Fourth Republican enters race to succeed Rep. Darrell Issa
Another Republican has entered the race to fill Rep. Darrell Issa’s seat in Congress, the latest to join a growing fray to win a rare open seat.
San Juan Capistrano City Councilman Brian Maryott announced his candidacy Wednesday morning, joining three other Republican candidates.
“Once you are in public service, you strive to make the biggest impact you can,” he said by telephone.
A certified financial planner who left Wells Fargo as a senior vice president and a regional manager last week - he was holding his retirement party shortly after announcing his campaign - he said he has the corporate experience to end congressional stalemates.
Assemblyman Rocky Chavez, R-Oceanside, Board of Equalization Member Diane Harkey and patent attorney Joshua Schoonover declared their candidacies after Issa, R-Vista, announced last week that he would not seek re-election. All are Republicans.
Attorneys Doug Applegate and Mike Levin are running as Democrats, as is real estate investor Paul Kerr and former non-profit director Sara Jacobs.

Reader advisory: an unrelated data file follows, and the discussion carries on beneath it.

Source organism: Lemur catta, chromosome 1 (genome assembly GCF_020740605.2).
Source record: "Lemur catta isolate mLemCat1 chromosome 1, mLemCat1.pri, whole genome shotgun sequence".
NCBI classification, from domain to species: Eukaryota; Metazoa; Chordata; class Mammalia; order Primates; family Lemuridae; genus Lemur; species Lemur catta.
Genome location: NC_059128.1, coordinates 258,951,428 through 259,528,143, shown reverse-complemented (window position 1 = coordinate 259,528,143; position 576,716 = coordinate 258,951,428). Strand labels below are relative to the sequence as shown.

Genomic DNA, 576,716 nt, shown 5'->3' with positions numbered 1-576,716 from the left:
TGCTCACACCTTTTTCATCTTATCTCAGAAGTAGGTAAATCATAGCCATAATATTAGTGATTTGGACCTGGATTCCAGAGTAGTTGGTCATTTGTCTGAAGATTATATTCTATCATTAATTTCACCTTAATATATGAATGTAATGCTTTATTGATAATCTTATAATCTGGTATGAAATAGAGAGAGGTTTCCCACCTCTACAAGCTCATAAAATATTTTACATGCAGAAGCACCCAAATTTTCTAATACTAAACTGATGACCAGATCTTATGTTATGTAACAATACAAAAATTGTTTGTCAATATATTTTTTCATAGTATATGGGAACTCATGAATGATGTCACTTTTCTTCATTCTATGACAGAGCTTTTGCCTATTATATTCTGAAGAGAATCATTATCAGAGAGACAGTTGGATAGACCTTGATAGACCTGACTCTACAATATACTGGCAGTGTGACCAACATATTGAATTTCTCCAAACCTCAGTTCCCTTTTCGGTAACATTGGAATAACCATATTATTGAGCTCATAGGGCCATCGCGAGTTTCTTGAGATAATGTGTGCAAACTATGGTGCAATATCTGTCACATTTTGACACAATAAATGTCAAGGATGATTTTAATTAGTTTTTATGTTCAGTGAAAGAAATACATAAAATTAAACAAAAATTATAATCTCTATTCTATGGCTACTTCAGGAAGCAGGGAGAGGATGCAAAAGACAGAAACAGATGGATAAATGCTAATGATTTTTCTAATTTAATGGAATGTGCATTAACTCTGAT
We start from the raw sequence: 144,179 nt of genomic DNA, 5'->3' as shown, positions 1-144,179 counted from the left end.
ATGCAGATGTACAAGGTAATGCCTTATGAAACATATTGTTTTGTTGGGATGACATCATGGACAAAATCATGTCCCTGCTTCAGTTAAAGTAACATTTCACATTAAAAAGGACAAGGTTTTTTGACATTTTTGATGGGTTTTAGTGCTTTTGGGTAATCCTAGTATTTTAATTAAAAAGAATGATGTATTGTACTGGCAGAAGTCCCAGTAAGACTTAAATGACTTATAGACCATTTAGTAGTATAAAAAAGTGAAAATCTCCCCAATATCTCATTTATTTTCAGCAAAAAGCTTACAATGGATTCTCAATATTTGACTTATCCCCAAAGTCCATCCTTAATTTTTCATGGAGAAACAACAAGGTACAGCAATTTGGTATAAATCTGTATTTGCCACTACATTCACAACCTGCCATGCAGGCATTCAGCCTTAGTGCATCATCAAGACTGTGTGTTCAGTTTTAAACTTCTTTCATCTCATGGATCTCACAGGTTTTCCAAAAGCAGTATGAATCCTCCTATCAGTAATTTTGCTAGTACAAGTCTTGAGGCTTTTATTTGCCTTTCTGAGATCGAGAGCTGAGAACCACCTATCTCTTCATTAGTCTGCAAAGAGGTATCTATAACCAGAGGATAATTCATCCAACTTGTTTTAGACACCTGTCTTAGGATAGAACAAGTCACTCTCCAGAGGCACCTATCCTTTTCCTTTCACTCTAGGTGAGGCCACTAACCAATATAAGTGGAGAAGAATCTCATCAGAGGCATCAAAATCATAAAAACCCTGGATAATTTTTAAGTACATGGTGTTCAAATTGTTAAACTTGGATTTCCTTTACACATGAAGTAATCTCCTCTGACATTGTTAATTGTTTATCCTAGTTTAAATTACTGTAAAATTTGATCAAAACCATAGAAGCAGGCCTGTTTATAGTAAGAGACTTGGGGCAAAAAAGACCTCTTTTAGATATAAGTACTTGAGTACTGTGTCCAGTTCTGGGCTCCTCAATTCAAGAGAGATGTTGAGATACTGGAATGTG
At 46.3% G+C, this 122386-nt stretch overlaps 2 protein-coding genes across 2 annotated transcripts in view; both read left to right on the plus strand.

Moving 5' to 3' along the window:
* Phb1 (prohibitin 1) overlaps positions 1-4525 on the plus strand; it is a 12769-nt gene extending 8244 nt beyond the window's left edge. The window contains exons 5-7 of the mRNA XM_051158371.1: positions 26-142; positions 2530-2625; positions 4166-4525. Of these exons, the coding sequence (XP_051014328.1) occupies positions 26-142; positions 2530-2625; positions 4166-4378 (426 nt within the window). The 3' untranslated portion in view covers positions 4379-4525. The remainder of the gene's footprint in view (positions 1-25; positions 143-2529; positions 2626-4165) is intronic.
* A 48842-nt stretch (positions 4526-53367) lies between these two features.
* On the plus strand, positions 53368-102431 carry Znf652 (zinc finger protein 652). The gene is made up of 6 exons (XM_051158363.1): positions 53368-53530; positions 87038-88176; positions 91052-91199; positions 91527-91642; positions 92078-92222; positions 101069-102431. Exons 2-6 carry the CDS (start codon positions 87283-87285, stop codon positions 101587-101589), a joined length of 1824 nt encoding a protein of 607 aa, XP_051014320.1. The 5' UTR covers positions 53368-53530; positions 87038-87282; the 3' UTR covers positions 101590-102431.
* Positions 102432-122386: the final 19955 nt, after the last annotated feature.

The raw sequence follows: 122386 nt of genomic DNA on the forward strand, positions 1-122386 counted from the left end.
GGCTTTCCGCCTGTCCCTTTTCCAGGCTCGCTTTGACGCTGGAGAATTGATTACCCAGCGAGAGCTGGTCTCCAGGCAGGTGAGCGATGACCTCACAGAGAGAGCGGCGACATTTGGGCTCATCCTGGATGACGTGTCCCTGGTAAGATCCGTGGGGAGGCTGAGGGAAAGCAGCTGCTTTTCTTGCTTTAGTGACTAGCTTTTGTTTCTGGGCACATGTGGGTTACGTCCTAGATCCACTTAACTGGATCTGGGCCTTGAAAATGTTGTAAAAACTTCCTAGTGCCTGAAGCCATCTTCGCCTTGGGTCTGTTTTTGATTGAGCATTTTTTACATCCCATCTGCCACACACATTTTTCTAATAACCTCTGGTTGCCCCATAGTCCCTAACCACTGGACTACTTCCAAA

Maryott, who is 55, was elected to the San Juan City Council in 2016 after campaigning on community issues like traffic, an influx of sober-living homes, water, and the city’s budget. He self-financed his council campaign, but said he will raise money for his congressional race and will spend more than $100,000 of his own money.
He said he wants to overhaul the immigration system and social services and that Congress needs to do more to support President Donald Trump.
“I think it’s important for our party and our Congress, whose No. 1 job is the defense of the American people and the safety of the American people, to get behind him,” Maryott said.
In 2016 the districts’ voters largely voted against Trump, who received 43.2 percent of the vote while former Secretary of State Hillary Clinton received 50.7 percent.
“I’m not doing any polling, and I am not putting a finger up in the wind, and I am not looking at any past election results,” Maryott said. “We’ll let them decide this particular year, this particular election, what matters to them.”
Republicans have about a 6-point voter registration advantage in the district, an area that runs from La Jolla in San Diego to Dana Point in Orange County, and the seat has been under focus by both major parties after Issa won re-election in 2016 by defeating Applegate by 1,621 votes, the smallest margin of any federal race in the country. The top two candidates in June’s primary, regardless of their partisan registration, will advance to the general election.